Reported increase in student's intention to play the game again.
(Plass, O'Keefe, Homer, & Case, 2013)
•Children’s play online mirrors play in the physical world (Marsh, 2010).
•Learning online also mirrors learning in the physical world.
◦This includes the importance of social interactions in learning (Oliver & Carr, 2009).
1.Open Science Island on your iPad
2.Work in your group to find 3 or more shells in 5 minutes
Ignore the instruction to go out to the ship wreck. Go up the mountain instead.
What worked? What didn’t?
Students who constructed a computer game were significantly more interested and rated their efforts higher, than a control group who just played a computer game.
(Vos, Meijden, & Dessen, 2011)
NAEYC Position Statement
"When used intentionally and appropriately, technology and interactive media are effective tools to support learning and development" (naeyc.org)
Dialogue in a Technology-Based Curriculum
Eunsook Hyun & Genevieve Davis (2005)
• Classroom integrated with computer-based technology
• Children’s conversations while using computers in the classroom
• Cumulative talk --> exploratory talk
• “Consultants” to peers and teachers
• Some students had difficulty with computer, and utilized pen and paper instead.
o Children evaluated which tools would work best for them
Creative Digital Technologies in the Early Classroom
Susan McDonald and Jennifer Howell (2012)
• LEGO WeDo Robotics program --> students worked in groups to construct and program robots
• Three phases:
• Interpersonal skills
• Literacy & Numeracy skills
E-books users maintain the same rate of improvement as peers who used traditional practices.
When compared with peers, the measures of growth were equal.
Korat and Shamir (2007)
No significant difference between groups in the academic outcomes of the study.
Huang, Liang, Su, & Chen, (2012)
Chidlren who used electronic books showed improvement in vocabulary, word reading knowledge and story comprehension.
Children who used electronic books with adult supervision, showed greater benefits than their peers who used
• Electronic books without adult supervision
• A printed book with adult supervision
• Those who attended the typical literacy program.
Benefits included: progress in word reading, phonological awareness, and concepts about print (CAP) beyond all of the other groups.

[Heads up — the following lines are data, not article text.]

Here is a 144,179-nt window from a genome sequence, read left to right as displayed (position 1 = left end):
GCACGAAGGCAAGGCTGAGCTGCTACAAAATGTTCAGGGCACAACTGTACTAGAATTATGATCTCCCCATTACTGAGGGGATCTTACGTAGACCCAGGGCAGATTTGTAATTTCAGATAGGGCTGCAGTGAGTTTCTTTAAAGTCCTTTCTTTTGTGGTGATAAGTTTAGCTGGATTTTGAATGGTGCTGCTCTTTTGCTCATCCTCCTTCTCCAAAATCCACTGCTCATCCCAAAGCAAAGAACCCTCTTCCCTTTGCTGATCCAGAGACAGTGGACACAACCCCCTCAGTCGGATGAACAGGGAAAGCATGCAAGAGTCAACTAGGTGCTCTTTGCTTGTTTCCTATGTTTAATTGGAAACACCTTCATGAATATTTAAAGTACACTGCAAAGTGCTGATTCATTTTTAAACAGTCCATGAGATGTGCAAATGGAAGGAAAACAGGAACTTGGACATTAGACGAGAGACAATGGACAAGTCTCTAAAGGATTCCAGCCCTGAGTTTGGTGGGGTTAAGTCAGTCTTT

Segal-Drori, Korat, Shamir, Klein, (2010)
Accessibility of a game is essential for learning (Delwiche, 2006; Whitton & Hollins 2008).
Social interactions in virtual worlds make engagement higher and learning easier (Delwiche, 2006; Faloon, 2010; Oliver & Carr, 2009)
Students are willing to complete tedious tasks if they are rewarded for their effort (Faloon, 2010).
Failure may be less intimidating in a virtual world (Delwiche, 2006).
Learning objectives must be well established and clearly stated (Falloon, 2010; Whitton & Hollins, 2008).
Can virtual worlds be used in educational environments?
By having well trained teachers who are able to facilitate learning and teach in a virtual world.
Overall the students prefer e-books to printed books.
The e-book contains
• Visible learning process
• Tracking information
o Individualize the learning program
o Digital records of how children are performing
o Create a recorded link for school and home.
(Huang, Liang, Su, & Chen, (2012)
Feature brough the book to life: music, animations, recorded narrations, words were highlighted as the recording read them.
Dictionary and Repeat Options create opportunities for repetition and word recognition.
Different features scaffold reading helping children read books beyond their reading level.
de Jong and Bus (2003)
Is there a difference between ebooks and traditional books?
Do you think there is a difference when it comes to learning?
What could be some potential uses for ebooks
What might we expect the researchers to have found in terms of differnces between the two groups?
"Diving into situations rather than looking at them from a distance, is a powerful means of gaining understanding. Becoming one with the phenomenon under study is key to learning."
No evidence of test score improvement for this class.
Teachers reported that is was difficult to
control student's unproductive laptop
use in class
(Hur & Ohe, 2012)
Teacher's integrating technology in the classroom
Cviko, Mckenny & Voogt (2012)
Teachers interviewed on their views about teaching, technology, and innovation
Researchers observed amount of technology integration
Learning gains of students with PictoPal were greater than control group
Teacher integration of technology
High integration does not equal increased learning